Although Richard’s work is held in significant museums, including the British Crafts Council, the New Parliament House and National Gallery Collections in Canberra, Australia, the Power House Museum in Sydney, and the Victorian State Craft Collection in Melbourne, collectors rarely purchase his work.

Huon pine boxes, 2012, 6¾" × 3¾" (175 mm × 95 mm) (tallest)

 

In a story he wrote years ago, Richard offered this explanation, “Functionality is generally anathema to collectors, so the hollow vessel has been a favorite vehicle of expression for those aiming at that particular market. Following the lead of David Ellsworth, there have been a bewildering number of variations on this fairly conventional theme already well explored by potters and glass blowers over several thousand years.” His disdain is even clearer when he writes, “Although universally plagiarized, the turned hollow vessel has become a distinctly American art form with seemingly infinite variations made by every man and his dog easily found in galleries across the USA.” There may be some truth to this, but the choice of language is in store rooms.” These are strong judgments. It’s true that the two styles of work have a common link—the lathe—but that seems to have blinded Richard to the fact they are two very different things that cannot be judged by the same criteria.

Looking back
Almost certainly Raffan never expected to become a famous person when he began as a woodturner. For revealing, especially when we consider that bowls, a form that Richard has devoted much of his working life to, are also usually plagiarized versions of conventional forms.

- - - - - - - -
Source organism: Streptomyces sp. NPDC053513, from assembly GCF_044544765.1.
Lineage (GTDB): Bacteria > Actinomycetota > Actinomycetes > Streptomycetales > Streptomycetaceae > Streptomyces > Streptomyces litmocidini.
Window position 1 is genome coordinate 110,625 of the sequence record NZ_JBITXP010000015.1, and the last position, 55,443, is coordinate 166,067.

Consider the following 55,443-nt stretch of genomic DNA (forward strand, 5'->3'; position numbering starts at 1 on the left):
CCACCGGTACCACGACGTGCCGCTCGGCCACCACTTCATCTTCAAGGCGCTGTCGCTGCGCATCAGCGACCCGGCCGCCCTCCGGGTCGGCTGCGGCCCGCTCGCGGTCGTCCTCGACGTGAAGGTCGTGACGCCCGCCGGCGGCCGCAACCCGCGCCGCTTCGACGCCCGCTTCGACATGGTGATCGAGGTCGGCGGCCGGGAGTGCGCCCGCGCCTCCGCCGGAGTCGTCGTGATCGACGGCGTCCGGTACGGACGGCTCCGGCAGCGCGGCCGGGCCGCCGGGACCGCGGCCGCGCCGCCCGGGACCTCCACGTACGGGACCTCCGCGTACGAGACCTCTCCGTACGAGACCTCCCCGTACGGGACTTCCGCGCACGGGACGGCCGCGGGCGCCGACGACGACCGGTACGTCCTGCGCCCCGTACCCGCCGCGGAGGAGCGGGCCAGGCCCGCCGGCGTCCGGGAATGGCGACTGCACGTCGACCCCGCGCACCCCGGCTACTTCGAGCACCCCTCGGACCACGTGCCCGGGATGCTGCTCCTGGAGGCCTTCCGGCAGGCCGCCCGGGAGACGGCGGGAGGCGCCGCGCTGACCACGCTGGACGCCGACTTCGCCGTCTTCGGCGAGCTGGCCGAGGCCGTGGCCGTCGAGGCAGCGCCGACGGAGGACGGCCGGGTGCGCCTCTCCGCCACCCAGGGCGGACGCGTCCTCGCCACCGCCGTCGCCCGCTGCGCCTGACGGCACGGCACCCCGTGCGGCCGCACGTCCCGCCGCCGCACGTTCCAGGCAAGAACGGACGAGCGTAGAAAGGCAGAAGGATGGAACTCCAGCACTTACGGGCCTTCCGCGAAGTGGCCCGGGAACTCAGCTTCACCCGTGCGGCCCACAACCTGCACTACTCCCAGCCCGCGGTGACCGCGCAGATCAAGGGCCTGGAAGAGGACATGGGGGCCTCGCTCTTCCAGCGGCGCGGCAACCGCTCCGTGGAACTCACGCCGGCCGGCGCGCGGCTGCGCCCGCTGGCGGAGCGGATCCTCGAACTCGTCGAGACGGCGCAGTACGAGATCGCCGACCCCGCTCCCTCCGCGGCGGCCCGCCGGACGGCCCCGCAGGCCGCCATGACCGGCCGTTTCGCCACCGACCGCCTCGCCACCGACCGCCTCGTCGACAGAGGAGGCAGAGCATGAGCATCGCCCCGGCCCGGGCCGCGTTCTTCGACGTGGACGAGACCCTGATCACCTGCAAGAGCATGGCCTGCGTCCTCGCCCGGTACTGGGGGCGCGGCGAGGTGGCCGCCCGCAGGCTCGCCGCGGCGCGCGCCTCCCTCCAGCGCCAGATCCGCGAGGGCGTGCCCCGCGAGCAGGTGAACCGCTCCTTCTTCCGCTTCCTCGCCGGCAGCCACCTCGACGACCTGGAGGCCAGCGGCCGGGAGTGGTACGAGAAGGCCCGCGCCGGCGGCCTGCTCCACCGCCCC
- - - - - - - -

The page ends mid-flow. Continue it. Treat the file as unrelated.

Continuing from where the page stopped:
Strong opinions
Richard respects some contemporary turners, but he makes it clear that he dislikes a lot of contemporary work. In his own words, “I am amazed that some of it is taken so seriously. People seem to think that being different somehow makes a piece art. Some are desperate to be taken seriously as artists and known internationally, and galleries encourage them. It’s all too pretentious for me. Many of these turnings are collectible, but realistically they belong in a museum of technological how-on-earth-was-that-made wonders rather than a museum of fine art. I suspect most will end up buried many years his days were filled with production work interspersed with occasional shows, but as the woodturning revival developed, he was well placed to become a must-have demonstrator at turning events. The fact that it was unexpected didn’t mean he was reluctant, and he embraced the life of an itinerant demonstrator and relished the attention.


Rocking Boat, 2012, Claret ash, verdigris, acrylic, cotton, found objects, 6" × 5" × 3" (150 mm × 130 mm × 80 mm)